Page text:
On Tuesday, we featured the 137th challenge to see how well you know the Metro system. Here are the answers. How'd you do?

This week, we got 44 guesses. Thirty five of you got all five. Great work everyone!

In this set, all the pictures were taken from a bird's-eye view. If the bird was sitting on a structure. Just to assuage the fears of the commenter from the FAA, none of these pictures were taken using a drone, as doing so would be illegal. Four were taken from buildings and one was taken from a parking structure.

Image 1: King Street

The first image shows a view looking eastward down King Street from the observation deck of the George Washigton Masonic National Memorial. The site offers tours which include a trip up to the observation deck, and I highly recommend it. The clues for this picture were many.

One clue is the split canopy. The original canopy from 1983 is to the right of King Street (the street). To the left is the early-2000s canopy, installed at the same time as the northern entrance. The reason the canopies don't connect is to leave open the viewshed down King Street from Alexandria to the tower.

Another clue is the Amtrak train sitting at Alexandria Union Station. You can see the baggage car at the end, and in front of it (to the right) is a Viewliner sleeping car. With no catenary masts in the area, this has to be a train headed south from Washington, and that puts this picture in Virginia.

All 44 of you knew this one!

Image 2: Glenmont

The second image shows a view of the western entrance to Glenmont station, seen from the west parking structure. Based on the presence of Ride On buses, you should have deduced that this picture was taken in Montgomery County.

The mosaics around the top of the entry canopies were probably one clue some of you used to solve this one. The entry canopies are also unique in the system. Another clue is the fact that the station clearly has two entrances, with the bus loop on the far side of the main street, Georgia Avenue.

Forty of you got this one right.

Image 3: Eisenhower Ave

The third image shows a view of Eisenhower Avenue from an apartment building on Huntington Avenue across from the southern Yellow Line terminal. The Capital Beltway is clearly visible in the foreground, and in this area has the local/express configuration as it approaches the Woodrow Wilson Bridge. Eisenhower Avenue is one of only a few stations with side platforms, and is one of only two side platform stations with a Gull I canopy design. The other is Cheverly, which is not elevated. That makes Eisenhower Avenue fairly distinctive. A close look will also reveal a part of the junction with the C&J Connector track that allows trains on the Yellow Line to access Alexandria Rail Yard, which is along the Blue Line.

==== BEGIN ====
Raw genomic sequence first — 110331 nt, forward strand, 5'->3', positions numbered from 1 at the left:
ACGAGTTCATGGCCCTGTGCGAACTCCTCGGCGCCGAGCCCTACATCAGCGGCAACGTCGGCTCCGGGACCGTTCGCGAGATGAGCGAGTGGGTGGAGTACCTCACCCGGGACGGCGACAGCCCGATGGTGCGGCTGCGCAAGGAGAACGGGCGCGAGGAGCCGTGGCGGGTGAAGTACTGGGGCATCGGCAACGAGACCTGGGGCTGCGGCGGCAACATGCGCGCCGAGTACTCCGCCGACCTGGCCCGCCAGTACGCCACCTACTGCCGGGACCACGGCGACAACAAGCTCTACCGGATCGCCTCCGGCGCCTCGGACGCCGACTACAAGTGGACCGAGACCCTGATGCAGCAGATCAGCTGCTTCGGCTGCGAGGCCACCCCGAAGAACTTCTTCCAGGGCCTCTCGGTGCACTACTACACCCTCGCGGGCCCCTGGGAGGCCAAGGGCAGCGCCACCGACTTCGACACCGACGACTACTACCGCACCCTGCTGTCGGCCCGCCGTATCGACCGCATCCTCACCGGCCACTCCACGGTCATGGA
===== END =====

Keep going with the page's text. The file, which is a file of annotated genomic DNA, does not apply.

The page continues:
All 44 of you figured this one out.

Image 4: Georgia Ave/Petworth

The fourth image shows the eastern entrance pavillion at Georgia Avenue/Petworth, as seen from an apartment in the Park Place building. This picture was taken several years ago, when the eastern entrance was getting a new escalator installed. Only three stations have entrance pavillions like this: Columbia Heights, Congress Heights, and Petworth. The angle of the streets and the density should have helped you eliminate Columbia Heights and Congress Heights.

Forty of you guessed correctly.

Image 5: Rockville

The final image shows Rockville station from the Montgomery County Executive Office Building, located two blocks west of the station. Visible clues include the Metro end of the pedestrian bridge over Rockville Pike, the MARC station elevator, and the General Peak-style canopy at Rockville.

Thirty six of you came to the correct conclusion.

As a reminder, no drones were harmed during the making of this blog post.

Great work, everyone. Thanks for playing! We'll be back in two weeks with challenge #138.

Information about contest rules, submission guidelines, and a leaderboard is available at http://ggwash.org/whichwmata.

Matt Johnson has lived in the Washington area since 2007. He has a Master’s in Planning from the University of Maryland and a BS in Public Policy from Georgia Tech. He lives in Dupont Circle. He’s a member of the American Institute of Certified Planners, and is an employee of the Montgomery County Department of Transportation. His views are his own and do not represent those of his employer.